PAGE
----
06:00
Background: In the short-term, organisms acclimate to stress through phenotypic plasticity, but in the longer term they adapt to stress genetically. The mutations that accrue during adaptation may contribute to completely novel phenotypes, or they may instead act to restore the phenotype from a stressed to a pre-stress condition. To better understand the influence of evolution on the diversity and direction of phenotypic change, we used Biolog microarrays to assay 94 phenotypes of 115 Escherichia coli clones that had adapted to high temperature (42.2 °C). We also assayed these same phenotypes in the clones’ ancestor under non-stress (37.0 °C) and stress (42.2 °C) conditions. We explored associations between Biolog phenotypes and genotypes, and we also investigated phenotypic differences between clones that have one of two adaptive genetic trajectories: one that is typified by mutations in the RNA polymerase β-subunit (rpoB) and another that is defined by mutations in the rho termination factor. Results: Most (54 %) phenotypic variation was restorative, shifting the phenotype from the acclimated state back toward the unstressed state. Novel phenotypes were more rare, comprising between 5 and 18 % of informative phenotypic variation. Phenotypic variation associated statistically with genetic variation, demonstrating a genetic basis for phenotypic change. Finally, clones with rpoB mutations differed in phenotype from those with rho mutations, largely due to differences in chemical sensitivity. Conclusions: Our results contribute to previous observations showing that a major component of adaptation in microbial evolution experiments is toward restoration to the unstressed state. In addition, we found that a large deletion strongly affected phenotypic variation. Finally, we demonstrated that the two genetic trajectories leading to thermal adaptation encompass different phenotypes.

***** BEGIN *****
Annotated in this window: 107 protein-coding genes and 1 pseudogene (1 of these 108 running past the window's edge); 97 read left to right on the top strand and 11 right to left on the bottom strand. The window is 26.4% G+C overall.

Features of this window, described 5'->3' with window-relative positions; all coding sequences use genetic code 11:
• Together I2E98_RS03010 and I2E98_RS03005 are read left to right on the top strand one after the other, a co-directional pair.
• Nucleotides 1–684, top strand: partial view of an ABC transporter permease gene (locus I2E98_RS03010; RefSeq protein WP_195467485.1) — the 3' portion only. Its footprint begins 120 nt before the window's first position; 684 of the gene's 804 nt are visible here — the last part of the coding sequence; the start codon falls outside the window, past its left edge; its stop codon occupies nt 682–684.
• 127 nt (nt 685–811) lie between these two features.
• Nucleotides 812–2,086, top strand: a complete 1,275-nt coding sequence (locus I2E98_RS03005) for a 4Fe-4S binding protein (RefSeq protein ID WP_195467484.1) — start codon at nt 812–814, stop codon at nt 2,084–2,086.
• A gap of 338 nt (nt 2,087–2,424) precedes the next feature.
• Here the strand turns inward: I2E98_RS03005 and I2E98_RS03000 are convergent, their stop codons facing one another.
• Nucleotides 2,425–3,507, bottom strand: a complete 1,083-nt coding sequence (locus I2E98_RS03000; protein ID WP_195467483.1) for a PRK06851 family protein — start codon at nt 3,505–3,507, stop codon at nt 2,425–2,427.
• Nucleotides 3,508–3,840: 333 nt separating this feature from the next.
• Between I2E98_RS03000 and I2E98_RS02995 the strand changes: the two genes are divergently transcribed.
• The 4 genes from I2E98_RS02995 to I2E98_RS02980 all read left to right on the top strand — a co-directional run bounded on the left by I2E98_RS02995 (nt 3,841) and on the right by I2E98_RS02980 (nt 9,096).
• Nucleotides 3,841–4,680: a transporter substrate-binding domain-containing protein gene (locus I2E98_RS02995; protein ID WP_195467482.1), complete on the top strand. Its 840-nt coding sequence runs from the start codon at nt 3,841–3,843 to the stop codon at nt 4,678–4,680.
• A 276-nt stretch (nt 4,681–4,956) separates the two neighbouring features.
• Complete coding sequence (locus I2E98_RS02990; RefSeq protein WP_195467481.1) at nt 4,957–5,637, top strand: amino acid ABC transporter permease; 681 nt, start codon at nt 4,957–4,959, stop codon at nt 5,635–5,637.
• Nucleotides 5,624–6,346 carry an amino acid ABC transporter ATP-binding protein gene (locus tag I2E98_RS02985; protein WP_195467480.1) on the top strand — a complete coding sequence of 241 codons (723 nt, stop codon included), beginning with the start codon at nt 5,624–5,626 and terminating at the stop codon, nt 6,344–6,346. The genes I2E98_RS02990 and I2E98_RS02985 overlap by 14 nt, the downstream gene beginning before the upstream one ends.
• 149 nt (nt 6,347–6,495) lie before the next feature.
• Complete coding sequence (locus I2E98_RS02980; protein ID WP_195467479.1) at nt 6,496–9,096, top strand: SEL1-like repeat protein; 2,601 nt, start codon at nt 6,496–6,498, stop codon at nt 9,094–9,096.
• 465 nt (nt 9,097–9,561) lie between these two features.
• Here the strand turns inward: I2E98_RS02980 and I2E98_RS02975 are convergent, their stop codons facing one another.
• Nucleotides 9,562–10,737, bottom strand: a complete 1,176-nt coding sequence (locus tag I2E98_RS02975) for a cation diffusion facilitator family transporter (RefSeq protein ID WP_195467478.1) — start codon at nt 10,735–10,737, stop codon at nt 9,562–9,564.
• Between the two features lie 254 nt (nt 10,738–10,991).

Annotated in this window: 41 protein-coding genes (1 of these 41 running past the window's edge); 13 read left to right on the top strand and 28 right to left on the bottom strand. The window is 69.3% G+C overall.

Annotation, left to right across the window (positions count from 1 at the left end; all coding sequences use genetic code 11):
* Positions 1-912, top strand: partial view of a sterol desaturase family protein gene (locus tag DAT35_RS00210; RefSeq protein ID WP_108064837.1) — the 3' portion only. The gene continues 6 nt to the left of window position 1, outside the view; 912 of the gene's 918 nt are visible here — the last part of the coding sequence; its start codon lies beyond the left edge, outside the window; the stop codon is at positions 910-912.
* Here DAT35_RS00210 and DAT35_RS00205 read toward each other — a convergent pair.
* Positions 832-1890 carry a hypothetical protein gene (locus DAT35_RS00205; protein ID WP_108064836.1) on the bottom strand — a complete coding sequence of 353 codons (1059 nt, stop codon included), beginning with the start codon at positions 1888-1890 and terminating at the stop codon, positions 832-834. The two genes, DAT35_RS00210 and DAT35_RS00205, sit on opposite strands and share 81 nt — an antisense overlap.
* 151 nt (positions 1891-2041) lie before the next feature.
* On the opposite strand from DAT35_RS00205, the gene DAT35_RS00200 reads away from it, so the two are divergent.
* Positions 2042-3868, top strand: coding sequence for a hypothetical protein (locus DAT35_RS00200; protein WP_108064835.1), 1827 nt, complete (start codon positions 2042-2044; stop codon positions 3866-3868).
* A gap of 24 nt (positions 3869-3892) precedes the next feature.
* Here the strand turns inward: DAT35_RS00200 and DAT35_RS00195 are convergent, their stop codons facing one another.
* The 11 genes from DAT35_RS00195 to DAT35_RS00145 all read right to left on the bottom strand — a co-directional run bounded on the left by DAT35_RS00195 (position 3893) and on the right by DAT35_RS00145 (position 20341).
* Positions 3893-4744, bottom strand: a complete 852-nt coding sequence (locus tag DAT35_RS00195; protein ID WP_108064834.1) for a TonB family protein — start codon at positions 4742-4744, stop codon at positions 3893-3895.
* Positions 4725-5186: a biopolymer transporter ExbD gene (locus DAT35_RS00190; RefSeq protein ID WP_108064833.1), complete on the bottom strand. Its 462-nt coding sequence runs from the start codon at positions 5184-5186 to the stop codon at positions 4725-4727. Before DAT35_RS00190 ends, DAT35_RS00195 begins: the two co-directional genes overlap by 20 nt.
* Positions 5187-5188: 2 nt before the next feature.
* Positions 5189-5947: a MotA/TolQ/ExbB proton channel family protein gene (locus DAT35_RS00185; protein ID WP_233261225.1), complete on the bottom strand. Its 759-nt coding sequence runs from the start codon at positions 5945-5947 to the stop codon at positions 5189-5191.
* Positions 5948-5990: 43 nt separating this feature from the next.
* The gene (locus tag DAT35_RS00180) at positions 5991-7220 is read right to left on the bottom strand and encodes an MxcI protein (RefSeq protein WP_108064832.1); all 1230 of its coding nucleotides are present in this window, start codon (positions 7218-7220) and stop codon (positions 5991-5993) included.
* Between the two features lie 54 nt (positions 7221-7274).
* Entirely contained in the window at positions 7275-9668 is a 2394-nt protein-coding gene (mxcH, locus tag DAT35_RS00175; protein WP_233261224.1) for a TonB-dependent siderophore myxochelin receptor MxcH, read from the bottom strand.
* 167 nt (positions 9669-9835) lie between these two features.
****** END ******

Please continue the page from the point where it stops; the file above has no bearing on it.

September 1, 2015

23:46